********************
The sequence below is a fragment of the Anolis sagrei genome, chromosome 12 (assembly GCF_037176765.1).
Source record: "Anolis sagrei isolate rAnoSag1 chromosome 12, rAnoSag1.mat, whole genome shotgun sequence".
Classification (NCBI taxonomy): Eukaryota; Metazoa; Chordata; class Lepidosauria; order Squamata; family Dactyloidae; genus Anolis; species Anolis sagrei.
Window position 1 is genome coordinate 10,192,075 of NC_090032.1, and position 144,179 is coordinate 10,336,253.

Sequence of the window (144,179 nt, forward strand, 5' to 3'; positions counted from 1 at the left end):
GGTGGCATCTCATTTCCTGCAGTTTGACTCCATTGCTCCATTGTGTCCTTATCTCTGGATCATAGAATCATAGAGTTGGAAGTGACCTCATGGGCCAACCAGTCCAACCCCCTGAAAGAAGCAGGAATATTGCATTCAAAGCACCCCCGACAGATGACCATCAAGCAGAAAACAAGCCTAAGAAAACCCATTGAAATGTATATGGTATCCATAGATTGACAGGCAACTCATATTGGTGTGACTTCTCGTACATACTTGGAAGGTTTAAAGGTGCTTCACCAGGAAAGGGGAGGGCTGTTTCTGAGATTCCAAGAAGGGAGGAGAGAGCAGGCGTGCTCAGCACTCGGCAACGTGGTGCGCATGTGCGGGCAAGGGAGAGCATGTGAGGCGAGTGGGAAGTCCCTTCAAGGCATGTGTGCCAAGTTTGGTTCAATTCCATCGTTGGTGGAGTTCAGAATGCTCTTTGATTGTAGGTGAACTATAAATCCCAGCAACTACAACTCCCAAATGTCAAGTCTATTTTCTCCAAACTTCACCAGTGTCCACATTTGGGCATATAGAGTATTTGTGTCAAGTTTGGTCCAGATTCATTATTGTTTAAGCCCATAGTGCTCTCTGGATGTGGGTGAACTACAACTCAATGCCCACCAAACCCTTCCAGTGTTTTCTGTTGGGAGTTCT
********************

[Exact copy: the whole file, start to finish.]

The sequence below is a fragment of the Anolis sagrei genome, chromosome 12 (assembly GCF_037176765.1).
Source record: "Anolis sagrei isolate rAnoSag1 chromosome 12, rAnoSag1.mat, whole genome shotgun sequence".
Classification (NCBI taxonomy): Eukaryota; Metazoa; Chordata; class Lepidosauria; order Squamata; family Dactyloidae; genus Anolis; species Anolis sagrei.
Window position 1 is genome coordinate 10,192,075 of NC_090032.1, and position 144,179 is coordinate 10,336,253.

Sequence of the window (144,179 nt, forward strand, 5' to 3'; positions counted from 1 at the left end):
GGTGGCATCTCATTTCCTGCAGTTTGACTCCATTGCTCCATTGTGTCCTTATCTCTGGATCATAGAATCATAGAGTTGGAAGTGACCTCATGGGCCAACCAGTCCAACCCCCTGAAAGAAGCAGGAATATTGCATTCAAAGCACCCCCGACAGATGACCATCAAGCAGAAAACAAGCCTAAGAAAACCCATTGAAATGTATATGGTATCCATAGATTGACAGGCAACTCATATTGGTGTGACTTCTCGTACATACTTGGAAGGTTTAAAGGTGCTTCACCAGGAAAGGGGAGGGCTGTTTCTGAGATTCCAAGAAGGGAGGAGAGAGCAGGCGTGCTCAGCACTCGGCAACGTGGTGCGCATGTGCGGGCAAGGGAGAGCATGTGAGGCGAGTGGGAAGTCCCTTCAAGGCATGTGTGCCAAGTTTGGTTCAATTCCATCGTTGGTGGAGTTCAGAATGCTCTTTGATTGTAGGTGAACTATAAATCCCAGCAACTACAACTCCCAAATGTCAAGTCTATTTTCTCCAAACTTCACCAGTGTCCACATTTGGGCATATAGAGTATTTGTGTCAAGTTTGGTCCAGATTCATTATTGTTTAAGCCCATAGTGCTCTCTGGATGTGGGTGAACTACAACTCAATGCCCACCAAACCCTTCCAGTGTTTTCTGTTGGGAGTTCT